To help tackle this, Westminster council is consulting on their proposed Busking and Street Entertainment Policy. The closing date for responses is Sunday 1st November. Their full consultation document and questionnaire and are available at this link.
For more information, and for details of CGCA’s position, please click here.
Seven Dials area, post-Covid traffic changes to create space
Seven Dials Traffic Management? YES. Pedestrianisation? NO!
On 22nd July residents and businesses around Seven Dials received a letter from Camden Council setting out changes to traffic arrangements to help trade in the area recover after lockdown, for a period of up to 18 months from 5th August . You can see the letter here. And click here for the council’s current Operational Plan.
The changes are being sponsored by the area’s main freeholder (Shaftesbury), who has also sent a letter to their tenants and leaseholders which you can see here.
CGCA has spoken to Camden to clarify things. It may be helpful to set out the key elements of the scheme and their aims as they currently stand:
- Road closures around Seven Dials from 10am to 6pm every day, but allowing through parking permit holders, taxis accessing hotels, and bin lorries. The aim is to make the area more welcoming to customers by giving street space over to pedestrians/cyclists and to help with social distancing. It may also free-up space for streets to be used by businesses, although Camden has not yet made any proposals about that. Emergency vehicles will have full access.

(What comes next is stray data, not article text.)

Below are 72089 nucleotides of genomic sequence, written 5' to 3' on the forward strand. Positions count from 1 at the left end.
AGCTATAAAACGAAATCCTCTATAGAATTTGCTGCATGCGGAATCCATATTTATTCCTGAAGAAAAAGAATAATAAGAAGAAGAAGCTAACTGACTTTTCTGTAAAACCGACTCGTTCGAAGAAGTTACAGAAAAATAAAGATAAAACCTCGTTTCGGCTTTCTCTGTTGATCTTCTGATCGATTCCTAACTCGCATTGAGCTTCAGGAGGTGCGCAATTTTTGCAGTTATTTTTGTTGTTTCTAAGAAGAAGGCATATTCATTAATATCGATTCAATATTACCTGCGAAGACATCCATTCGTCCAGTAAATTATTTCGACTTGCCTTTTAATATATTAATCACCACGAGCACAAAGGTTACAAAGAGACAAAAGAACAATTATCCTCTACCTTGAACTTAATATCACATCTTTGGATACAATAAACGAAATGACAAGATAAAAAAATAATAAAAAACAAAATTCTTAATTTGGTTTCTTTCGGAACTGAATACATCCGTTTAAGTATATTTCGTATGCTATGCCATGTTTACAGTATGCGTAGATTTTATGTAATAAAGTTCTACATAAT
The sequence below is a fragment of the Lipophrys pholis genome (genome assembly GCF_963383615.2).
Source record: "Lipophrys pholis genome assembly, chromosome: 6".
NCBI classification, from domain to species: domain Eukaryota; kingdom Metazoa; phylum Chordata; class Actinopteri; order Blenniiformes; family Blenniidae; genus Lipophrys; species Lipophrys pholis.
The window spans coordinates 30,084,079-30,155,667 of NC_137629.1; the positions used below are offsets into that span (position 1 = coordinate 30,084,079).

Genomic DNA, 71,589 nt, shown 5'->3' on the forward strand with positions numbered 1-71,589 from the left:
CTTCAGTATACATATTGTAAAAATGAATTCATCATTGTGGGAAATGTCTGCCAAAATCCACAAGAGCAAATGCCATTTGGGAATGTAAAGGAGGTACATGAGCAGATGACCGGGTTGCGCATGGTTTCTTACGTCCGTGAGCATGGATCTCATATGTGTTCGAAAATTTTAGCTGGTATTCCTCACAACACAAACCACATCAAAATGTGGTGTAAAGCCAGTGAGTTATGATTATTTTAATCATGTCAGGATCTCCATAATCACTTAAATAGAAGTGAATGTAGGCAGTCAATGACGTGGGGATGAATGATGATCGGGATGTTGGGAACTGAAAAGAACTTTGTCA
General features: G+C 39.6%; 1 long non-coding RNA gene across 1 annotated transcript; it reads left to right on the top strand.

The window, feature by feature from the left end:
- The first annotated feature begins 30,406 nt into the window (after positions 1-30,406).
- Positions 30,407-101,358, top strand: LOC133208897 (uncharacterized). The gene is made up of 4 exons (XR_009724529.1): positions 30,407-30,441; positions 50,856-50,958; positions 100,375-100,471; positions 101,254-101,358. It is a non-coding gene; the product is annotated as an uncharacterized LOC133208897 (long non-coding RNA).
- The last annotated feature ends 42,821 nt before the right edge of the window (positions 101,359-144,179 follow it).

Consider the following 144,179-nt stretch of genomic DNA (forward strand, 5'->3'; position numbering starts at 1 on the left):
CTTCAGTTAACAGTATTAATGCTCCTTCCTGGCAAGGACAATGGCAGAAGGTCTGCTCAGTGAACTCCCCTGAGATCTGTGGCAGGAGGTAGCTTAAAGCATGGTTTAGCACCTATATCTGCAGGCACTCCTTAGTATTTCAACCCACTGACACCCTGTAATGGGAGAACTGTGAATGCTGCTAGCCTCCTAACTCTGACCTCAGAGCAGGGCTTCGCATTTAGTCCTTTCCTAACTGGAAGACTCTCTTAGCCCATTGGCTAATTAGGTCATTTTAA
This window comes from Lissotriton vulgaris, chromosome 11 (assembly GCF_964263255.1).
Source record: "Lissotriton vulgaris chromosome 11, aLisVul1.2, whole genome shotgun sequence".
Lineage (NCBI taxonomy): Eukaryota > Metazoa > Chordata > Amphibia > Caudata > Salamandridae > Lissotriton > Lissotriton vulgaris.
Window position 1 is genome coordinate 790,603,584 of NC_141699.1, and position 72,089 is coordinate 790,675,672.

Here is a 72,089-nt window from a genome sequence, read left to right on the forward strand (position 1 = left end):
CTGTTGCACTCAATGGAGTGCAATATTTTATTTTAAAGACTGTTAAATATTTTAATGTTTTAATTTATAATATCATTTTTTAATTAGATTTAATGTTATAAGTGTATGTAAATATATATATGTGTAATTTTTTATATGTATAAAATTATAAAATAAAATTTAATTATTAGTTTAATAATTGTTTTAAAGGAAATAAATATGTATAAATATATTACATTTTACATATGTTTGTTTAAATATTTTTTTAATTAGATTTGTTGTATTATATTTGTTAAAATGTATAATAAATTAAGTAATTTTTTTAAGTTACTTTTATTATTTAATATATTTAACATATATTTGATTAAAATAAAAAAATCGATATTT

- Suspension of some full-time residents bays, loading bays and shared bays – also with the aim of creating space on selected streets. Relocation of a number of bays. Click here for what we understand to be the resident bay losses.
- 24 hour reversal of Shorts Gardens’ from the Dials to Neal Street so that no traffic can enter the Dial as a rat-run. 24 hour reversal of Monmouth Street’s South section, and blocking its bottom end so that no traffic can leave the Dial towards the South as a rat-run.
- More restriction on the North sections of Monmouth Street and Neal Street, and the market section of Earlham Street, with no access there during certain hours except for emergencies (although we understand that this has been revoked in the August version of the plan, but await confirmation).